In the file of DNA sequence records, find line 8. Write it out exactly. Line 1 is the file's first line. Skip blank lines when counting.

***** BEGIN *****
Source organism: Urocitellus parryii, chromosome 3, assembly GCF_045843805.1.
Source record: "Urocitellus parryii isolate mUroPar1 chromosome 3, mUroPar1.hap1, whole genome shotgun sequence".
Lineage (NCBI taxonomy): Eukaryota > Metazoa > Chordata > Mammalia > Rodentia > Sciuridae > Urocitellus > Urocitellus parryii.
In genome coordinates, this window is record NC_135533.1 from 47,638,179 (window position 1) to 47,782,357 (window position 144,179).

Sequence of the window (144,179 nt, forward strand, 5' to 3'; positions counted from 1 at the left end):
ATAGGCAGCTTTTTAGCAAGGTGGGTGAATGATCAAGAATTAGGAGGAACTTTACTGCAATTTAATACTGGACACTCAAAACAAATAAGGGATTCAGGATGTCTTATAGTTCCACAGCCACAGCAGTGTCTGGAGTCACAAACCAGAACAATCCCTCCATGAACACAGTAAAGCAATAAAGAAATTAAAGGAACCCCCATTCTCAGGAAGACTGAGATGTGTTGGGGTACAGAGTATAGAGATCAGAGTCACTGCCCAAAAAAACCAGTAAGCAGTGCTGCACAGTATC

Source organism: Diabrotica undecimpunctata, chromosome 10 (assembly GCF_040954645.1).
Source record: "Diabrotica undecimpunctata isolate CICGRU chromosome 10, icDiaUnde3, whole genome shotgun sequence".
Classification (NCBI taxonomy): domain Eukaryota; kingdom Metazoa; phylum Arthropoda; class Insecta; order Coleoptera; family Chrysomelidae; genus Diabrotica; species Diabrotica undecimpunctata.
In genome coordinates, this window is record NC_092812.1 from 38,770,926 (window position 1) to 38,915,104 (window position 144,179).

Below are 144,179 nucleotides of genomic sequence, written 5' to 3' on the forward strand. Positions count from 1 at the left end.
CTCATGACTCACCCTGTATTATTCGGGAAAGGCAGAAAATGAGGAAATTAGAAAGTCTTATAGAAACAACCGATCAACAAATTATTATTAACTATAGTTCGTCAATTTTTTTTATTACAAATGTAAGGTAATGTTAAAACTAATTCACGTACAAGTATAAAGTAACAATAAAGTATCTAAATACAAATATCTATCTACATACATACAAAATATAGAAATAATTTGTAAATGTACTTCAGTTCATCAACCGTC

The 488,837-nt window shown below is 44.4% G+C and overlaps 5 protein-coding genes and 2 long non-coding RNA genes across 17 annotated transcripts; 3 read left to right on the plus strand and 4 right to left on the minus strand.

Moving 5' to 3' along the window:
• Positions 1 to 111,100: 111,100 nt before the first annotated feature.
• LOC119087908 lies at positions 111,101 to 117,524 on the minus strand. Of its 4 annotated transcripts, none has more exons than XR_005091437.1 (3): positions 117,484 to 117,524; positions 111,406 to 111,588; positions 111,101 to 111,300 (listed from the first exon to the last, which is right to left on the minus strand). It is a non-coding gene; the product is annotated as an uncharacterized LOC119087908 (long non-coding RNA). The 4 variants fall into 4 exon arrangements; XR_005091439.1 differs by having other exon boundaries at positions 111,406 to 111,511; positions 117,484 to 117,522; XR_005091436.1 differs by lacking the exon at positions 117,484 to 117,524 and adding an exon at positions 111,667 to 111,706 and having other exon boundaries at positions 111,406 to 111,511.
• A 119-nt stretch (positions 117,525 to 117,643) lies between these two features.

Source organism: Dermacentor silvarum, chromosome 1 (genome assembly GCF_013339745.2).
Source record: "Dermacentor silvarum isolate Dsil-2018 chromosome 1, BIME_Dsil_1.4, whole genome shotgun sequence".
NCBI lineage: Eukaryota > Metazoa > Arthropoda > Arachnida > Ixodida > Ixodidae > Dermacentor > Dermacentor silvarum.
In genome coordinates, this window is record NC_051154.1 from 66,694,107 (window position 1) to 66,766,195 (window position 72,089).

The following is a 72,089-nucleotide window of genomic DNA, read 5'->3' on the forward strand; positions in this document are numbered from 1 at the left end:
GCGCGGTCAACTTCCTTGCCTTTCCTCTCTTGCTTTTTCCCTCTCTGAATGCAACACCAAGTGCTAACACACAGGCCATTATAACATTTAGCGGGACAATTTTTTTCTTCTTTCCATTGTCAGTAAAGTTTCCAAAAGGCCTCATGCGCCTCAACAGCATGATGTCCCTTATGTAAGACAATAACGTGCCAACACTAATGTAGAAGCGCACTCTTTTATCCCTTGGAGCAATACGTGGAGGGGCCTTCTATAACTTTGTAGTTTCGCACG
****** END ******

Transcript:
Source record: "Diabrotica undecimpunctata isolate CICGRU chromosome 10, icDiaUnde3, whole genome shotgun sequence".